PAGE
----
Wednesday’s GDP figures will likely be the second worst ever recorded in Australia, but more than anything they will highlight an economy still massively affected by the pandemic.
Whenever I hear talk about how we are moving on from the pandemic and things might be getting back to normal and so perhaps we need to start focusing on other things such as inflation or government debt, I draw people’s attention to the retail trade figures.
The latest figures came out last Friday and while I usually would rhapsodise about monthly or quarterly growth, let the graph of the total retail turnover tell the story:
You don’t need to be an economist to know that something weird is still happening out there.
From 1982 until February 2020, retail trade would on average go up or down each month by 0.7%. In the 20 months since the pandemic hit, only twice has retail trade either risen or fallen by less than that amount.
In October it rose 4.9% in a month – a level that aside from the months around the introduction of the GST in 2000 had never happened before the pandemic, but which is only the fourth biggest increase since Covid-19 arrived.
Things are not even close to business as usual.
And of course the retail situation varies greatly depending on whether you’re selling goods like hardware, furniture or recreational goods, or you’re offering hospitality services in cafes, restaurants and takeaway:
This wildness flows through to the national accounts and GDP figures.
On Monday the latest business indicators were released and showed a massive range in company profits.
Profits in the construction industry, off the back of government subsidies, jumped 20%, while the they fell 13% in the accommodation and food services industry, and 25% in the administrative and support industry, following business lockdowns and people working from home.
Wages overall fell 0.8% in the quarter, with a 1.0% fall in the non-mining sector of the economy:
The biggest news from the business indicators was the change in inventories.
Inventories are essentially unsold items held by businesses. In the September quarter they fell 1.9%:
As a general rule, when inventories fall it means that businesses are selling their stock and not seeking to replenish it for future sales.
Falling inventories detract from GDP growth. So great was the fall in the September quarter, it alone will cause the economy to shrink around 0.7 percentage points.
Off the back of that larger than expected fall in inventories, Shane Oliver from AMP Capital now expects GDP to decline 3.1% in the September quarter. That would flow through to annual growth of around 2.7% – well down on the (truly abnormal) 9.6% growth last quarter:
But as is often the case with economics, the fall in inventories is not all bad.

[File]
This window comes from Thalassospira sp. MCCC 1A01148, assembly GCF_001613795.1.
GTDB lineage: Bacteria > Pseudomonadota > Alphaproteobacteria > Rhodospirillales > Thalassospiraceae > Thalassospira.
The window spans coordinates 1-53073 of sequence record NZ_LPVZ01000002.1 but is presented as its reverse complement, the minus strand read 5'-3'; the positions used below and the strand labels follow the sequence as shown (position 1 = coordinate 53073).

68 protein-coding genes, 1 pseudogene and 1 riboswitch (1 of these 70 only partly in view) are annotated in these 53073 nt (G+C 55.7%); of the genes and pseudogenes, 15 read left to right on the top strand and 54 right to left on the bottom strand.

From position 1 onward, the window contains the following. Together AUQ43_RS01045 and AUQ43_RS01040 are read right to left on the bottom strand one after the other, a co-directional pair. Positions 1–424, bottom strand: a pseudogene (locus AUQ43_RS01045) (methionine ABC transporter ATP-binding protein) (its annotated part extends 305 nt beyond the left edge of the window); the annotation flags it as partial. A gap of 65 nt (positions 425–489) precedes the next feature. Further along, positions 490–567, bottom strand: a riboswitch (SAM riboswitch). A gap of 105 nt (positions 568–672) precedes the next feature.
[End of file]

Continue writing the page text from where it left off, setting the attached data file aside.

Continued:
While it is a bad sign when companies run down their stock, once things improve (and open up) they will again need to build up that stock, and that in turn spurs economic growth.
This is where the inflation concerns do arise, given international supply blockages could mean that businesses will struggle to have enough stock to sell to customers. In that case prices will rise.
But all of this is a bit tough to predict.
As those who are planning interstate Christmas holidays will know, there is little confidence in predicting what will happen three weeks from now, let alone three months later or the next year.
This brings us to the latest private capital expenditure figures, which also came out last week. While the September quarter was affected by lockdowns, what was most interesting were the latest estimates for investment in the 2021-22 financial year.
There was a strong increase in expectations for non-mining investment over this time last year. While that is good, it really doesn’t even make up for the falls last year.
Even worse, the increase does not appear due to any expected strength in the economy, but is largely driven by the instant asset write-off policy, which allows small businesses to write off a range of machinery such as new work vehicles and IT equipment:
As Michael Pascoe noted, there’s only so many utes and laptops a business can buy. Much like the fall in inventories now means a build-up later, the big boost in machinery and equipment investment now means less later.
It all makes for an economy still very much buffeted by the pandemic waves.
Wednesday’s figures are going to be bad. And there will be an attempt to suggest that it is all in the past and that things are on the improve.
But while the figures will show an economy far from normal, we still do not know for sure what the “normal” economy will look like.
Whether it be spending on services or goods, or whether it be investing and house prices once interest rates begin to rise, there remains much that is in flux.